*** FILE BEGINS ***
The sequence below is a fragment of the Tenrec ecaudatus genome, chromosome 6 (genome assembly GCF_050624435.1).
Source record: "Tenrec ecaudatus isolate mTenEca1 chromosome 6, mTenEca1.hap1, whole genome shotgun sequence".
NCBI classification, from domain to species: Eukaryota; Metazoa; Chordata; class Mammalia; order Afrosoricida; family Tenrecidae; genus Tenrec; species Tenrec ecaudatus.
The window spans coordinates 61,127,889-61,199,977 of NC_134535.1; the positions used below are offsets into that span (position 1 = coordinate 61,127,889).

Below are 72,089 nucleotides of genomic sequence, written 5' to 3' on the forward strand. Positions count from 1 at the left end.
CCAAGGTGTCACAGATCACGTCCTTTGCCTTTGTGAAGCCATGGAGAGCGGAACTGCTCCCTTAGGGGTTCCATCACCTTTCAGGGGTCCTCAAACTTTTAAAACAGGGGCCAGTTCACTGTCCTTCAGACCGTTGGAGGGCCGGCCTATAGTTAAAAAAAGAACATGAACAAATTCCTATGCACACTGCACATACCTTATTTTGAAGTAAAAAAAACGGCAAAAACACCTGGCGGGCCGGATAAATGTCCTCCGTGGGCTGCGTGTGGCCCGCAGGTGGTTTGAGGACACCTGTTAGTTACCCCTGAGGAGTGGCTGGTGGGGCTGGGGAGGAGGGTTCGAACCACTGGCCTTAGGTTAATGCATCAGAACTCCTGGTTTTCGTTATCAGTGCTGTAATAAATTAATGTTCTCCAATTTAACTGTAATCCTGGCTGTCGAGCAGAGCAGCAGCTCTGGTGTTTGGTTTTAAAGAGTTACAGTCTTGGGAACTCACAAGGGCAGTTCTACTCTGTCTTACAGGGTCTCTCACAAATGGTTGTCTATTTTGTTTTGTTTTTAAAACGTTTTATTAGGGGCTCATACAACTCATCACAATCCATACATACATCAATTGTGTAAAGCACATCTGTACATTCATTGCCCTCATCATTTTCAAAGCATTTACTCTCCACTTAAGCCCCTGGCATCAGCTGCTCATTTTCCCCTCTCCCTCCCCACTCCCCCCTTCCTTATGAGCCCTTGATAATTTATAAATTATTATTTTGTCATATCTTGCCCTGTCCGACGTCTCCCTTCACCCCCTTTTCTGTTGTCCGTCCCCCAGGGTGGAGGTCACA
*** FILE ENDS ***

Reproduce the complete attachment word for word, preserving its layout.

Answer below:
The sequence below is a fragment of the Tenrec ecaudatus genome, chromosome 6 (genome assembly GCF_050624435.1).
Source record: "Tenrec ecaudatus isolate mTenEca1 chromosome 6, mTenEca1.hap1, whole genome shotgun sequence".
NCBI classification, from domain to species: Eukaryota; Metazoa; Chordata; class Mammalia; order Afrosoricida; family Tenrecidae; genus Tenrec; species Tenrec ecaudatus.
The window spans coordinates 61,127,889-61,199,977 of NC_134535.1; the positions used below are offsets into that span (position 1 = coordinate 61,127,889).

Below are 72,089 nucleotides of genomic sequence, written 5' to 3' on the forward strand. Positions count from 1 at the left end.
CCAAGGTGTCACAGATCACGTCCTTTGCCTTTGTGAAGCCATGGAGAGCGGAACTGCTCCCTTAGGGGTTCCATCACCTTTCAGGGGTCCTCAAACTTTTAAAACAGGGGCCAGTTCACTGTCCTTCAGACCGTTGGAGGGCCGGCCTATAGTTAAAAAAAGAACATGAACAAATTCCTATGCACACTGCACATACCTTATTTTGAAGTAAAAAAAACGGCAAAAACACCTGGCGGGCCGGATAAATGTCCTCCGTGGGCTGCGTGTGGCCCGCAGGTGGTTTGAGGACACCTGTTAGTTACCCCTGAGGAGTGGCTGGTGGGGCTGGGGAGGAGGGTTCGAACCACTGGCCTTAGGTTAATGCATCAGAACTCCTGGTTTTCGTTATCAGTGCTGTAATAAATTAATGTTCTCCAATTTAACTGTAATCCTGGCTGTCGAGCAGAGCAGCAGCTCTGGTGTTTGGTTTTAAAGAGTTACAGTCTTGGGAACTCACAAGGGCAGTTCTACTCTGTCTTACAGGGTCTCTCACAAATGGTTGTCTATTTTGTTTTGTTTTTAAAACGTTTTATTAGGGGCTCATACAACTCATCACAATCCATACATACATCAATTGTGTAAAGCACATCTGTACATTCATTGCCCTCATCATTTTCAAAGCATTTACTCTCCACTTAAGCCCCTGGCATCAGCTGCTCATTTTCCCCTCTCCCTCCCCACTCCCCCCTTCCTTATGAGCCCTTGATAATTTATAAATTATTATTTTGTCATATCTTGCCCTGTCCGACGTCTCCCTTCACCCCCTTTTCTGTTGTCCGTCCCCCAGGGTGGAGGTCACA